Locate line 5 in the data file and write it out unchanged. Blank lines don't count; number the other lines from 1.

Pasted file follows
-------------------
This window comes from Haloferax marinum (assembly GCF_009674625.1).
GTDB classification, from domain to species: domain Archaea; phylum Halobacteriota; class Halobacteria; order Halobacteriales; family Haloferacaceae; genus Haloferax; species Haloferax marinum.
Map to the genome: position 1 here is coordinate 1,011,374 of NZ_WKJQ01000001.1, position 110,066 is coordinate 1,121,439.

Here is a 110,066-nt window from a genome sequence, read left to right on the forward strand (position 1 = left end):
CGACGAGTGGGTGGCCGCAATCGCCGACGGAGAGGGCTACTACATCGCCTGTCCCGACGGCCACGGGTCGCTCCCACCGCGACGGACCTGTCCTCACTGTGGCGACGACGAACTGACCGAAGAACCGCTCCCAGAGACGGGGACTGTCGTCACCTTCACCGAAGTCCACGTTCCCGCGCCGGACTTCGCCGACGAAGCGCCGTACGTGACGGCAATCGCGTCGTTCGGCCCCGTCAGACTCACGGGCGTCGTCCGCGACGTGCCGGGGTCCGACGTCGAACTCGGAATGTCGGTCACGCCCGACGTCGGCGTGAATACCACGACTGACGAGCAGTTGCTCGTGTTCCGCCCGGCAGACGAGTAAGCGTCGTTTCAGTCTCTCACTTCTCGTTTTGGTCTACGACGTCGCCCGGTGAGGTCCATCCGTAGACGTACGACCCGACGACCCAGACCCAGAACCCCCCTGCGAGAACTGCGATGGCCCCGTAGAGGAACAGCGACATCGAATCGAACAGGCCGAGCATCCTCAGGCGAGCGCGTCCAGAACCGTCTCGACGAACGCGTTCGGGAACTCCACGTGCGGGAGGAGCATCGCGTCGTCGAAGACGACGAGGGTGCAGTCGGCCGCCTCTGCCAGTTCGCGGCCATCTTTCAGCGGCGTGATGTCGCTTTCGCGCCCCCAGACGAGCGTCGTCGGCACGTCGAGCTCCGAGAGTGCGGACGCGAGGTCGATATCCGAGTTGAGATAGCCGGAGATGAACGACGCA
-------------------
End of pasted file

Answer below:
CGACGAGTGGGTGGCCGCAATCGCCGACGGAGAGGGCTACTACATCGCCTGTCCCGACGGCCACGGGTCGCTCCCACCGCGACGGACCTGTCCTCACTGTGGCGACGACGAACTGACCGAAGAACCGCTCCCAGAGACGGGGACTGTCGTCACCTTCACCGAAGTCCACGTTCCCGCGCCGGACTTCGCCGACGAAGCGCCGTACGTGACGGCAATCGCGTCGTTCGGCCCCGTCAGACTCACGGGCGTCGTCCGCGACGTGCCGGGGTCCGACGTCGAACTCGGAATGTCGGTCACGCCCGACGTCGGCGTGAATACCACGACTGACGAGCAGTTGCTCGTGTTCCGCCCGGCAGACGAGTAAGCGTCGTTTCAGTCTCTCACTTCTCGTTTTGGTCTACGACGTCGCCCGGTGAGGTCCATCCGTAGACGTACGACCCGACGACCCAGACCCAGAACCCCCCTGCGAGAACTGCGATGGCCCCGTAGAGGAACAGCGACATCGAATCGAACAGGCCGAGCATCCTCAGGCGAGCGCGTCCAGAACCGTCTCGACGAACGCGTTCGGGAACTCCACGTGCGGGAGGAGCATCGCGTCGTCGAAGACGACGAGGGTGCAGTCGGCCGCCTCTGCCAGTTCGCGGCCATCTTTCAGCGGCGTGATGTCGCTTTCGCGCCCCCAGACGAGCGTCGTCGGCACGTCGAGCTCCGAGAGTGCGGACGCGAGGTCGATATCCGAGTTGAGATAGCCGGAGATGAACGACGCA